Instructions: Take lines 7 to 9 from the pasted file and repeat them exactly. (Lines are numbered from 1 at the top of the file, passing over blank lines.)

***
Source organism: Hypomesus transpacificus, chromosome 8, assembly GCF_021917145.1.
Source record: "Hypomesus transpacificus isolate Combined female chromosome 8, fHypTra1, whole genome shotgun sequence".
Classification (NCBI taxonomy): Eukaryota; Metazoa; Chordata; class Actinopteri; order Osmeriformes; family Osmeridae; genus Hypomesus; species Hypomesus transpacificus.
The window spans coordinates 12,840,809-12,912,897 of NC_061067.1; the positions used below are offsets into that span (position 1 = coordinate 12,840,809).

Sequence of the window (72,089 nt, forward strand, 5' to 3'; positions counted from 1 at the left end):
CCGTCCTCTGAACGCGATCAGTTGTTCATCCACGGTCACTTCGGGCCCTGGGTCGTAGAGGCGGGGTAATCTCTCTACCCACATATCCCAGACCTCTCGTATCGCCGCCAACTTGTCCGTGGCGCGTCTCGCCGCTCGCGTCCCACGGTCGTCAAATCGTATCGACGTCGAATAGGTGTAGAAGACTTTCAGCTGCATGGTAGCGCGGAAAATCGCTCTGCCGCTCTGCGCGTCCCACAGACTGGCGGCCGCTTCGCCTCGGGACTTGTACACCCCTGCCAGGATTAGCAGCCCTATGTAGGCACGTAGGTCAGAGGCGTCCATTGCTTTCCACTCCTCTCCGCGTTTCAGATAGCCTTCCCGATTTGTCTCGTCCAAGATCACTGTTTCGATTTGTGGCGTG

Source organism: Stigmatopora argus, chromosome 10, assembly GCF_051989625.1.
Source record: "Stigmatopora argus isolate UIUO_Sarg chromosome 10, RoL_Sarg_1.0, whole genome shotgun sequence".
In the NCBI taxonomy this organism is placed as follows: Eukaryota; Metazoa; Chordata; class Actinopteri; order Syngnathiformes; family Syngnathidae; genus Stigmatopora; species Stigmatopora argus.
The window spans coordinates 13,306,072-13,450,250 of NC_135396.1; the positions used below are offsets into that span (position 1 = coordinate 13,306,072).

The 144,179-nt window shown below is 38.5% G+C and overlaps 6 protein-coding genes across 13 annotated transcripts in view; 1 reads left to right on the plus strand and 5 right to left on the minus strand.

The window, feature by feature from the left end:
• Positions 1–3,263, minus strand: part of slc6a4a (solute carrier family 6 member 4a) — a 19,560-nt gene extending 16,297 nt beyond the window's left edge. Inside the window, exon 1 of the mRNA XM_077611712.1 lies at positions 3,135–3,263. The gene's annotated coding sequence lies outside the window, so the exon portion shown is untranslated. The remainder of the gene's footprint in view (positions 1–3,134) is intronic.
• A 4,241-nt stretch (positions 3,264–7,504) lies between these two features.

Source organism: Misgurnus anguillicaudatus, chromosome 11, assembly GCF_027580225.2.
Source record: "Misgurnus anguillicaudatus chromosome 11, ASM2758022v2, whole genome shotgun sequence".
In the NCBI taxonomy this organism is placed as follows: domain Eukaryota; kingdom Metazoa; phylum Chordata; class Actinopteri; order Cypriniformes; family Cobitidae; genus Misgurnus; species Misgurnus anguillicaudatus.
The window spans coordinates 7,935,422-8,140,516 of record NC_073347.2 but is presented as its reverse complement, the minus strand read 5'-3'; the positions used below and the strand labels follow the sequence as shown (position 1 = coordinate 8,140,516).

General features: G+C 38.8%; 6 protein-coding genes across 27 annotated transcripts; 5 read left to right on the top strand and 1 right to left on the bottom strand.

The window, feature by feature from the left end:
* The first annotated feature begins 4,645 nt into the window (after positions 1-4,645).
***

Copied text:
Source organism: Stigmatopora argus, chromosome 10, assembly GCF_051989625.1.
Source record: "Stigmatopora argus isolate UIUO_Sarg chromosome 10, RoL_Sarg_1.0, whole genome shotgun sequence".
In the NCBI taxonomy this organism is placed as follows: Eukaryota; Metazoa; Chordata; class Actinopteri; order Syngnathiformes; family Syngnathidae; genus Stigmatopora; species Stigmatopora argus.